The initial response rate to a steroid injection is about 70%; however, relapse is common and generally occurs within 1 to 2 years after administration.1,8 Some patients experience a recurrence in as little as a few months after the injection.14 Steroids are combined with a local anesthetic such as lidocaine and injected at either of two locations, directly into the carpal tunnel or proximal to the carpal tunnel.5 The latter technique lowers the risk of damaging the median nerve and can help to alleviate swelling around the area often associated with CTS. As with steroid injections for any condition, the number given per year should be limited to avoid injury to the tendons and nerves.8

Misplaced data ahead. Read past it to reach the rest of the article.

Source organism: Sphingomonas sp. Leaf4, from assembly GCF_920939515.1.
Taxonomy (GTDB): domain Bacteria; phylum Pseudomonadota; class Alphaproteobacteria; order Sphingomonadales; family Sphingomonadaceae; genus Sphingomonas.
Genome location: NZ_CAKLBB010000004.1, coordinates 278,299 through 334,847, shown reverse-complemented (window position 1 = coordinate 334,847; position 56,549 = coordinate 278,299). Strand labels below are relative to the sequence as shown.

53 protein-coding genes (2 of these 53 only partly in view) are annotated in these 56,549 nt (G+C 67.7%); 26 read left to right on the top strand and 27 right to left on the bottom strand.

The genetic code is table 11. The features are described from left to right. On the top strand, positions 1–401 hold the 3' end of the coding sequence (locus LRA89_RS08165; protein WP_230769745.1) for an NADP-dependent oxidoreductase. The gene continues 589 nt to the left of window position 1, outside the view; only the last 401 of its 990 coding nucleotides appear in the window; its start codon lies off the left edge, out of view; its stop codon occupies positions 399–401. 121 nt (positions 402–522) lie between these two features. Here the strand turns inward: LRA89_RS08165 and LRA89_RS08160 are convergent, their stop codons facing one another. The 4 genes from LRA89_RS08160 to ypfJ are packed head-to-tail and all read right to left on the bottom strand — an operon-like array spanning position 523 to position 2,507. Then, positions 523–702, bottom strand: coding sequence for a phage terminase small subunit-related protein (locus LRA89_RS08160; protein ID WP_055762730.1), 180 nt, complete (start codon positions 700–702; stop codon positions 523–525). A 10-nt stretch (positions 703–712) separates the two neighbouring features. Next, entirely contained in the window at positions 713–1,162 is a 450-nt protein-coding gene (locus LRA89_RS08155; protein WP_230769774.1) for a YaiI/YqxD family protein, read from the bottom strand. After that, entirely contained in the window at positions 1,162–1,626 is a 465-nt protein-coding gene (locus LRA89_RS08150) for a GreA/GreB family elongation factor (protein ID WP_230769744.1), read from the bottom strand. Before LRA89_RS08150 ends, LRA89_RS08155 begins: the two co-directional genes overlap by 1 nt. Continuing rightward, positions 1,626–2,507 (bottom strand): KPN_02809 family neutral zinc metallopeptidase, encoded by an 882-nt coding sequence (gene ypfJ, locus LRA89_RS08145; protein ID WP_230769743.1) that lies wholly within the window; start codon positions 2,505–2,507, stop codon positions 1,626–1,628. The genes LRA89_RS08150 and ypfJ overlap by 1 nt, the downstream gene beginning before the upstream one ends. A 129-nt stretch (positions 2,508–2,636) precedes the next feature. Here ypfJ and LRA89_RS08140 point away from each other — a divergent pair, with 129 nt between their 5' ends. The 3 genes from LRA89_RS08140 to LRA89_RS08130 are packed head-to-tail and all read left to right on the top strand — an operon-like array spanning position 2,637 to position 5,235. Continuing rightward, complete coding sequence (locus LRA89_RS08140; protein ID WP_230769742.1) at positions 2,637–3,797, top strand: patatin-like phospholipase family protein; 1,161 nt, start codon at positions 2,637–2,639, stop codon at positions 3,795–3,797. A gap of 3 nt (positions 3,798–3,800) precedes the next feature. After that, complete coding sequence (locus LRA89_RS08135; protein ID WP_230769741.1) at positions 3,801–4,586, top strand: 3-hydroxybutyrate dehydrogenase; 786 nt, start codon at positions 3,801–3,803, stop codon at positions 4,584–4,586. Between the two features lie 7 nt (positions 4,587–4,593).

In theory, it appears that a combination of the drugs discussed previously may be beneficial to the patient; however, no studies have been conducted to verify this. In addition, the treatment guidelines for CTS developed by the American Academy of Orthopaedic Surgeons do not address or recommend combination pharmacologic therapy.15
For most patients with continued CTS pain despite treatment with splinting, oral medications, and steroid injections, surgery is the only option for relief.5 Carpal tunnel decompression is performed on an outpatient basis and provides a complete cure for most patients. The surgery is performed by open or endoscopic procedures, and it is debated as to which procedure is most effective. It is possible that the patient may not experience relief from the procedure; however, this is typically due to a misdiagnosis of the condition, failure to fully divide the transverse carpal tunnel ligament during surgery, or failure to perform surgery before the median nerve is permanently damaged.1